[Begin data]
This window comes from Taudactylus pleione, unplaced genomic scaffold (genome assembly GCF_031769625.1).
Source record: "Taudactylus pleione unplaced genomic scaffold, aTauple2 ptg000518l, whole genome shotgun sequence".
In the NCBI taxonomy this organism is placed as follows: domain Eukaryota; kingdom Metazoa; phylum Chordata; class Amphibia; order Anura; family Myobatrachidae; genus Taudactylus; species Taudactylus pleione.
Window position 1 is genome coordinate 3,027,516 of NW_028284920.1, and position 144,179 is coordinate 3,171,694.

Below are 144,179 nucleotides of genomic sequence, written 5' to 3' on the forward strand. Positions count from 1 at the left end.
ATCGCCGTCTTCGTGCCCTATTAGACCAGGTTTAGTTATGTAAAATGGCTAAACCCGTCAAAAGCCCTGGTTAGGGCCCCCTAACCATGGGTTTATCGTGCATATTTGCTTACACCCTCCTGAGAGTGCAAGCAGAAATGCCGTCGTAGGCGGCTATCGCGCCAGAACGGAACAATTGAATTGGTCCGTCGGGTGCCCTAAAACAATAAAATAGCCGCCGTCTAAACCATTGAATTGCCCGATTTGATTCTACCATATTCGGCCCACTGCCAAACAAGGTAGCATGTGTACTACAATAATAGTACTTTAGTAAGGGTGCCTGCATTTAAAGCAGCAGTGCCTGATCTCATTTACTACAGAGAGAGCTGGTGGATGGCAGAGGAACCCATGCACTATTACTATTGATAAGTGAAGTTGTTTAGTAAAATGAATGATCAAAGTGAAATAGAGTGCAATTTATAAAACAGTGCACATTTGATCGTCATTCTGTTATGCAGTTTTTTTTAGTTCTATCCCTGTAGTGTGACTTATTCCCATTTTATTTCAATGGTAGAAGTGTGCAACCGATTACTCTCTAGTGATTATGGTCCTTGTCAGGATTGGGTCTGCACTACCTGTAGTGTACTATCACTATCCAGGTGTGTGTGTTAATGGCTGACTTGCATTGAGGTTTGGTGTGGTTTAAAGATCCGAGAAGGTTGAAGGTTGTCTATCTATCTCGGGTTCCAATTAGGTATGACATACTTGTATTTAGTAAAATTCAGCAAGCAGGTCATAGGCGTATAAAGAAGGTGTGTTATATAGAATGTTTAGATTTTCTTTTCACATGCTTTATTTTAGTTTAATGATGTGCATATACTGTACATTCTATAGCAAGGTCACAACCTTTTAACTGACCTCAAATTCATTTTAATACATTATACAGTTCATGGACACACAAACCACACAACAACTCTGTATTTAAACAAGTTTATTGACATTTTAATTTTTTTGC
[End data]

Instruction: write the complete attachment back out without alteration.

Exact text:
This window comes from Taudactylus pleione, unplaced genomic scaffold (genome assembly GCF_031769625.1).
Source record: "Taudactylus pleione unplaced genomic scaffold, aTauple2 ptg000518l, whole genome shotgun sequence".
In the NCBI taxonomy this organism is placed as follows: domain Eukaryota; kingdom Metazoa; phylum Chordata; class Amphibia; order Anura; family Myobatrachidae; genus Taudactylus; species Taudactylus pleione.
Window position 1 is genome coordinate 3,027,516 of NW_028284920.1, and position 144,179 is coordinate 3,171,694.

Below are 144,179 nucleotides of genomic sequence, written 5' to 3' on the forward strand. Positions count from 1 at the left end.
ATCGCCGTCTTCGTGCCCTATTAGACCAGGTTTAGTTATGTAAAATGGCTAAACCCGTCAAAAGCCCTGGTTAGGGCCCCCTAACCATGGGTTTATCGTGCATATTTGCTTACACCCTCCTGAGAGTGCAAGCAGAAATGCCGTCGTAGGCGGCTATCGCGCCAGAACGGAACAATTGAATTGGTCCGTCGGGTGCCCTAAAACAATAAAATAGCCGCCGTCTAAACCATTGAATTGCCCGATTTGATTCTACCATATTCGGCCCACTGCCAAACAAGGTAGCATGTGTACTACAATAATAGTACTTTAGTAAGGGTGCCTGCATTTAAAGCAGCAGTGCCTGATCTCATTTACTACAGAGAGAGCTGGTGGATGGCAGAGGAACCCATGCACTATTACTATTGATAAGTGAAGTTGTTTAGTAAAATGAATGATCAAAGTGAAATAGAGTGCAATTTATAAAACAGTGCACATTTGATCGTCATTCTGTTATGCAGTTTTTTTTAGTTCTATCCCTGTAGTGTGACTTATTCCCATTTTATTTCAATGGTAGAAGTGTGCAACCGATTACTCTCTAGTGATTATGGTCCTTGTCAGGATTGGGTCTGCACTACCTGTAGTGTACTATCACTATCCAGGTGTGTGTGTTAATGGCTGACTTGCATTGAGGTTTGGTGTGGTTTAAAGATCCGAGAAGGTTGAAGGTTGTCTATCTATCTCGGGTTCCAATTAGGTATGACATACTTGTATTTAGTAAAATTCAGCAAGCAGGTCATAGGCGTATAAAGAAGGTGTGTTATATAGAATGTTTAGATTTTCTTTTCACATGCTTTATTTTAGTTTAATGATGTGCATATACTGTACATTCTATAGCAAGGTCACAACCTTTTAACTGACCTCAAATTCATTTTAATACATTATACAGTTCATGGACACACAAACCACACAACAACTCTGTATTTAAACAAGTTTATTGACATTTTAATTTTTTTGC